To accommodate the Department of Homeland Security and Immigration and Customs Enforcement policy on remote learning, Yale departments have created in-person learning options to ensure that first-year international students will be able to study in the United States.
After the federal government announced that all international students were prohibited from fall enrollment in the United States if their college’s instruction model was completely online, Yale — along with 58 other colleges and universities — joined Harvard and the Massachusetts Institute of Technology in their lawsuit against DHS and ICE. But just 10 days after the withdrawal, ICE announced another guidance that forbade new international students — students who had not yet studied in the United States — from entering the country if all of their courses were online.
“At one point, the administration said no international students could come unless they took an in-person course,” said Douglas Tracy Smith Professor of Comparative Literature Pericles Lewis. “Then, they changed the rule and said that first-year international students had to take an in-person course.”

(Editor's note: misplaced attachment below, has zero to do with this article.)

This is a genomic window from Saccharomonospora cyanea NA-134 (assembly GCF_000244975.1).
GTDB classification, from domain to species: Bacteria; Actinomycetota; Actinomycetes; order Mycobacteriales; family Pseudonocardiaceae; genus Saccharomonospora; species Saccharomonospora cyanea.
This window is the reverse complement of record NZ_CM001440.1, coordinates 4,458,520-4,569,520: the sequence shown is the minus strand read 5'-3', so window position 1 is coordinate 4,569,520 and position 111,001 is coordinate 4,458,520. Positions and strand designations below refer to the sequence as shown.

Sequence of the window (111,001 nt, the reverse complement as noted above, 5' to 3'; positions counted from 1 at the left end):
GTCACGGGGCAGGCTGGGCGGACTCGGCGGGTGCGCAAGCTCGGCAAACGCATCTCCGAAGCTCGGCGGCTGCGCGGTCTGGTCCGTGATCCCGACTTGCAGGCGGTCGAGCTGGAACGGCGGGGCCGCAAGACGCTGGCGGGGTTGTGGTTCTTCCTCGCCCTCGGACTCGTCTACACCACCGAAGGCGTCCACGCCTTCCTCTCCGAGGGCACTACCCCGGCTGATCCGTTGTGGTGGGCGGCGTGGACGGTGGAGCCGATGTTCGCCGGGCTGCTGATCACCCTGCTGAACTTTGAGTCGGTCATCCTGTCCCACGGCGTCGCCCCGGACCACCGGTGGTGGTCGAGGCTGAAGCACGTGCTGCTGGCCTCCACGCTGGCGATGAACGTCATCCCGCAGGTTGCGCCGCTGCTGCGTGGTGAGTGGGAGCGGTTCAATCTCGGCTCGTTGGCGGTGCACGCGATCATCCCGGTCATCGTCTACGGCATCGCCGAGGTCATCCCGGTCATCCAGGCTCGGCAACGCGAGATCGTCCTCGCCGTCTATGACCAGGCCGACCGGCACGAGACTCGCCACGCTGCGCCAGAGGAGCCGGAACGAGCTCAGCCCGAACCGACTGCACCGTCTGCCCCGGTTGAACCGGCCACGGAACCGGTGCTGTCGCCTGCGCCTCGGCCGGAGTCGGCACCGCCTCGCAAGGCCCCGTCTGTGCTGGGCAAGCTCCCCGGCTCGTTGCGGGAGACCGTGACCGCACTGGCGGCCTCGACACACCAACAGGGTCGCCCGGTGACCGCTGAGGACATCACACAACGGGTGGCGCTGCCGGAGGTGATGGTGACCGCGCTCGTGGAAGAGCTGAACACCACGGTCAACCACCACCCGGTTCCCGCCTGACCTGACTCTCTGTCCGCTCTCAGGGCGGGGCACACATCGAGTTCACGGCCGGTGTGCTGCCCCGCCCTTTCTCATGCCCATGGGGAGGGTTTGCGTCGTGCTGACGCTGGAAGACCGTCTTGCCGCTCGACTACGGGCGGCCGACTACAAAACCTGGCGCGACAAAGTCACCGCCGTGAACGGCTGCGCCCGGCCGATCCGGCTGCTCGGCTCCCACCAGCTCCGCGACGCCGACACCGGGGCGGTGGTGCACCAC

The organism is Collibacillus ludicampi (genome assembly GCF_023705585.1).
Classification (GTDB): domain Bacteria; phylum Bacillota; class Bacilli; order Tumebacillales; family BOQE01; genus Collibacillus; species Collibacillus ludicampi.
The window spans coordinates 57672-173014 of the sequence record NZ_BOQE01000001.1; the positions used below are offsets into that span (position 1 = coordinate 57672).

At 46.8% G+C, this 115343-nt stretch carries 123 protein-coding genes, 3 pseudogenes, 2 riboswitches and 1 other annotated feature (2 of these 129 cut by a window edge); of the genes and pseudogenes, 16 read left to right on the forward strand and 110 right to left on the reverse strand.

Lewis said that most of the University’s schools and graduate departments have created some type of in-person coursework to ensure that all international students could “get their visas and come here.”
Lewis serves as vice president for global strategy and vice provost for academic initiatives and said that academic planning in response to COVID-19 began as early as April. On July 6, just a few days after the university released a reopening plan for the fall, the federal government announced the international student ban. Lewis also chaired the Academic Continuity Committee for COVID-19 Contingency Planning and expressed that he was “disappointed” with the government’s decision. He said that his committee immediately began plans to have “as many courses as we could reasonably manage in-person.”
While the bulk of Yale’s instruction is entirely online, there are a handful of classes taught in person, following strict public health guidelines.
One of the in-person courses being offered is taught by Lewis. Enrollment in his undergraduate humanities lecture, “Purposes of College Education,” consists mostly of first-year international students. Lewis said that he feels “perfectly safe” teaching the approximately 50 undergraduate students who attend his class in Marsh Lecture Hall — an auditorium that can seat up to 500 people.
Along with arriving early to class so students do not crowd the doorway, Lewis mentioned social distancing floor decals and the requirement that everybody wear a mask. Section for the half-credit course is offered remotely. And lectures are recorded for students who may not be able to attend the course in person.
A student in Lewis’ class, Sude Yenilmez ’24, expressed frustration with the ICE policy. Yenilmez is currently enrolled in four other courses alongside the humanities lecture, totaling five credits for her first semester at Yale.